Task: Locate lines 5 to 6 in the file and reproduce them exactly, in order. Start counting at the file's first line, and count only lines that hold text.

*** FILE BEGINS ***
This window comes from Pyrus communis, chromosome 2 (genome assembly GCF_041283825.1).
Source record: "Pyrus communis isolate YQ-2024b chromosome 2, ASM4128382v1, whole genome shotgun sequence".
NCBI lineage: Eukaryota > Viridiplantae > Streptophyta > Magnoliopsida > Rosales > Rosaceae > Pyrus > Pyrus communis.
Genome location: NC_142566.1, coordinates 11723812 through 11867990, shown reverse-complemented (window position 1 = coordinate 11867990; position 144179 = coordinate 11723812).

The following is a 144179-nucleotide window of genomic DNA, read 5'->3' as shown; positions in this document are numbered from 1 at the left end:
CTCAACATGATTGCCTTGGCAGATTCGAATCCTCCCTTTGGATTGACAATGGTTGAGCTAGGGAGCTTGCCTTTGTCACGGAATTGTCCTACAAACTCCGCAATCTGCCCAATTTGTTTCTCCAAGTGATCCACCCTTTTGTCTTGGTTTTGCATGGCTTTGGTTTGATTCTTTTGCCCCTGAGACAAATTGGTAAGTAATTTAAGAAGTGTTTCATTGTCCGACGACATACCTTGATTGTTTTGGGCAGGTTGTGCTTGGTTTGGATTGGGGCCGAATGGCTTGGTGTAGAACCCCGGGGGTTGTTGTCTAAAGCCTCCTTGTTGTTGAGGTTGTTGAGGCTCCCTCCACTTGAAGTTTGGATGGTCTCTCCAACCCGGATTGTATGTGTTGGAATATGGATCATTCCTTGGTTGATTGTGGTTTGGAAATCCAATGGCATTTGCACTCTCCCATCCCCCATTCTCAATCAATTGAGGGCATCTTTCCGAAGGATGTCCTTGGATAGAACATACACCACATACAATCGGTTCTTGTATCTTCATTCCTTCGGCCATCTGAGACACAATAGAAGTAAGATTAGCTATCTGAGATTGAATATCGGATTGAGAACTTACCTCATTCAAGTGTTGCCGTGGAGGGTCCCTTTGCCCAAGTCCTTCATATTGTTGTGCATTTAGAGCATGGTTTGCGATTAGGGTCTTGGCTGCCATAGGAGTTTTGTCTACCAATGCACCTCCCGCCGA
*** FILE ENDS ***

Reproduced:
The following is a 144179-nucleotide window of genomic DNA, read 5'->3' as shown; positions in this document are numbered from 1 at the left end:
CTCAACATGATTGCCTTGGCAGATTCGAATCCTCCCTTTGGATTGACAATGGTTGAGCTAGGGAGCTTGCCTTTGTCACGGAATTGTCCTACAAACTCCGCAATCTGCCCAATTTGTTTCTCCAAGTGATCCACCCTTTTGTCTTGGTTTTGCATGGCTTTGGTTTGATTCTTTTGCCCCTGAGACAAATTGGTAAGTAATTTAAGAAGTGTTTCATTGTCCGACGACATACCTTGATTGTTTTGGGCAGGTTGTGCTTGGTTTGGATTGGGGCCGAATGGCTTGGTGTAGAACCCCGGGGGTTGTTGTCTAAAGCCTCCTTGTTGTTGAGGTTGTTGAGGCTCCCTCCACTTGAAGTTTGGATGGTCTCTCCAACCCGGATTGTATGTGTTGGAATATGGATCATTCCTTGGTTGATTGTGGTTTGGAAATCCAATGGCATTTGCACTCTCCCATCCCCCATTCTCAATCAATTGAGGGCATCTTTCCGAAGGATGTCCTTGGATAGAACATACACCACATACAATCGGTTCTTGTATCTTCATTCCTTCGGCCATCTGAGACACAATAGAAGTAAGATTAGCTATCTGAGATTGAATATCGGATTGAGAACTTACCTCATTCAAGTGTTGCCGTGGAGGGTCCCTTTGCCCAAGTCCTTCATATTGTTGTGCATTTAGAGCATGGTTTGCGATTAGGGTCTTGGCTGCCATAGGAGTTTTGTCTACCAATGCACCTCCCGCCGA